3 tablespoons vinegar
2 teaspoons vanilla
3/4 cup apple sauce
2 cups water

Whisk dry ingredients together. Make 3 depressions in flour mixture. Measure vinegar in one, vanilla in the other, and apple sauce in the third. Pour water over all. Mix together. Pour in greased 9x13" pan (or 16 cupcakes) for 30-35 minutes (or 20-25 for cupcakes), or until tooth pick comes out clean.

Monday, February 16, 2015

My Little Camera Men

Silly boys, making me feel laughingly proud to see the way they copy me. They bring a whole new element to one of my favorite photography rules....

It's not the camera, 
but who's behind the camera. 

Sunday, February 15, 2015

How to Handle the Tantrums

I typically hesitate to speak of parenting techniques much, considering I'm still figuring this whole mom thing out, and I only have four years of experience under my belt. I'm not sure what exactly qualifies one to become an expert in the raising of children, since the longer I do this with the two I have, the more I realize I have so much to learn. However, when I discover something that works and makes sense, I want to share it with my fellow-mom friends because we're all kind of in this thing together, this imperfect parenting thing in an imperfect world with our beautiful imperfect children... 

I have this child. We call him Colton... Mostly because that's actually his name. He's a spirited one, that boy. Like a young colt, in fact. Energetic, vivacious, a strong-willed mind of his own. He's two years old now, but he's always been what one might label "challenging". He's got a big personality with a lot of determination that can tend to boil over into a big rebellious and stubborn mess. At least, those are the negative terms I come up with for him when I'm completely exasperated by his behavior.

Sometimes he goes through these phases where he screams a lot. He only communicates with tantrums. The kind that grate on your eardrums... and nerves. Constantly. I. Can. Not. Tolerate. Screaming.

So then my lovely friend, Mom Guilt, moves in because I just can't stand to be anywhere near the child.

But I have learned to realize when there's a disconnect between he and I. It is imperative to take everything that's on my life's plate and set it aside, because this boy needs me. 
His most unlovable behavior is a plea for love, attention, validation, assurance, and security. 
I'm his mom, I am the only person who can provide that for him.

So I get down on his short little level and I look directly into his eyes. I use words, calmly, and encourage him to do the same. I smile reassuringly. I give hugs, a lot of them. I ask him what is wrong, and I show sympathy for his many afflictions whether real or imagined. I scoop him up and bring him to the kitchen with me; I give him a few random ingredients along with a bowl and a spoon and let him think he's helping me as he's doing his thing and I'm doing mine, right beside him.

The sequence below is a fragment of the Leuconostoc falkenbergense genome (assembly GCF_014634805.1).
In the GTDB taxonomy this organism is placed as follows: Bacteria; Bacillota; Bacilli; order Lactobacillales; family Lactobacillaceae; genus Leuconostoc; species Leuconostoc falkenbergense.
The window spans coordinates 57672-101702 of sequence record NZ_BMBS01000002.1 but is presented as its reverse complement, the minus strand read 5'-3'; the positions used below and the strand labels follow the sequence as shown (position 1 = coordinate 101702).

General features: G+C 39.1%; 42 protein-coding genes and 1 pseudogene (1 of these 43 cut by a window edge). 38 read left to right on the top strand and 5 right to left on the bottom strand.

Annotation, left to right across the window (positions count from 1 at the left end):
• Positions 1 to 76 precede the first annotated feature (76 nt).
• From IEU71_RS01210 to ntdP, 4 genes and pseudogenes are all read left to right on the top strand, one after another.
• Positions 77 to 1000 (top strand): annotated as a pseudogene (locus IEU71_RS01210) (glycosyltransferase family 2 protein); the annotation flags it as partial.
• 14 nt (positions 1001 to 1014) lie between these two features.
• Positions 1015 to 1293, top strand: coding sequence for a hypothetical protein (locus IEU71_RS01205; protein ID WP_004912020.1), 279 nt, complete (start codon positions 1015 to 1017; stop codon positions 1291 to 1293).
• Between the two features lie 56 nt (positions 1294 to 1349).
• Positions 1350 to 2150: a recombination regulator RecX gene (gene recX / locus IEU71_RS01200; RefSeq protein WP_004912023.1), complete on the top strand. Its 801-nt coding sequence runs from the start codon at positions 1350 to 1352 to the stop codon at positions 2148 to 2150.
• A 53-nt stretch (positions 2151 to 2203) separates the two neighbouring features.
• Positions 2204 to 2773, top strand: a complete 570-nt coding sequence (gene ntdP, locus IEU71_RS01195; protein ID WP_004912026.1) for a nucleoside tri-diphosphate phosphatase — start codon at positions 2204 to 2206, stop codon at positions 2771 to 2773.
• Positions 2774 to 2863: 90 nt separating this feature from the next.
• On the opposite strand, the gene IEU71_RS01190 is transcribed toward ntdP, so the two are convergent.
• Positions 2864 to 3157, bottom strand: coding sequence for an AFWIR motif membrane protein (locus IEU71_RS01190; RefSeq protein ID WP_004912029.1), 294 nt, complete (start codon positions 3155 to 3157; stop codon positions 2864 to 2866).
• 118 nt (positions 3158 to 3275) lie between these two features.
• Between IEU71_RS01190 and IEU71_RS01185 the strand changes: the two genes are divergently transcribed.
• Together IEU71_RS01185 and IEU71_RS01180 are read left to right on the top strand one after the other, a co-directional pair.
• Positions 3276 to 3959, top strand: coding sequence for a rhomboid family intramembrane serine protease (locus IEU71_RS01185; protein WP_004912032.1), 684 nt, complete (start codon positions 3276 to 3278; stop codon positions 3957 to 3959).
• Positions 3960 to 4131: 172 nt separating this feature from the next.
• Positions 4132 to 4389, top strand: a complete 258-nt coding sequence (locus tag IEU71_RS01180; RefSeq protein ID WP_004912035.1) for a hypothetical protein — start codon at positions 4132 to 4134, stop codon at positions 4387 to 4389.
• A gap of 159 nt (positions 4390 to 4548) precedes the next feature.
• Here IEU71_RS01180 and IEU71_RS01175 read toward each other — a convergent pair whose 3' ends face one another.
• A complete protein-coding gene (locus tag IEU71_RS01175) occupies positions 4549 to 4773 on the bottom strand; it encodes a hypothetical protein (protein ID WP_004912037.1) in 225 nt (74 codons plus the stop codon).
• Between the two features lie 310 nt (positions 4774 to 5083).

All of a sudden our world is peaceful again. He's smiling and calm. He's trying so very hard to use words and construct sentences because he really wants me to know what he thinks. And I listen. He feels useful and important. He's safe. He realizes that I'm not going to abandon him and leave him feeling lost in this big busy world that's towering over him. And as I make it a habit throughout my day to take time for him, the tantrums become nonexistent and his communication skills hit a new high.

Little ones don't have behavioral problems as much as we like to think, they have small-human problems. They very easily succumb to panic, fear and insecurity because their little hearts are so delicate. They can only grasp a very minimal reality of life and what is going on around them. Meanwhile their body and cognitive development is growing and changing at such a rapid rate. Pain confuses them, yet they experience it frequently as they clumsily discover the laws of gravity. They often have to suffer through brand new teeth slicing through swollen and painful gums, and it makes no sense to them. But what really takes the cake is there's this huge communication barrier between them and their mommy and daddy--the very people who are their complete life and love and security. Their desires, needs, pain and emotions all frustrate them, and they don't know how to calmly communicate them. It's no wonder they cry and scream and behave in all sorts of ugly manners.

Some of the experts like to tell young moms like me to train my babies to sleep, to teach them what "no" means, to get them on schedules so they can learn about self-discipline and quiet play, and tantrums, oh my goodness, the tantrums! those are bad, and if your child should throw one you should be embarrassed and ashamed of yourself. But I say no. How about we show them love and comfort. Let them experience the gift of selfless love so as they mature they are better equipped to give it. How about we nurture those big fiery spirits because God knows we need more gigantic hearts with strong wills to change the world. How about we be that safe space that shows love and teaches boundaries in a way they can understand. And when they scream and express frustration? How about we show them that it's okay... they're safe, and loved.

Kids aren't supposed to be convenient, they are supposed to be loved and nurtured and cherished. A child should never be given the opportunity to doubt that.

Your right hand has held me up,
Your gentleness has made me great.Psalm 18:35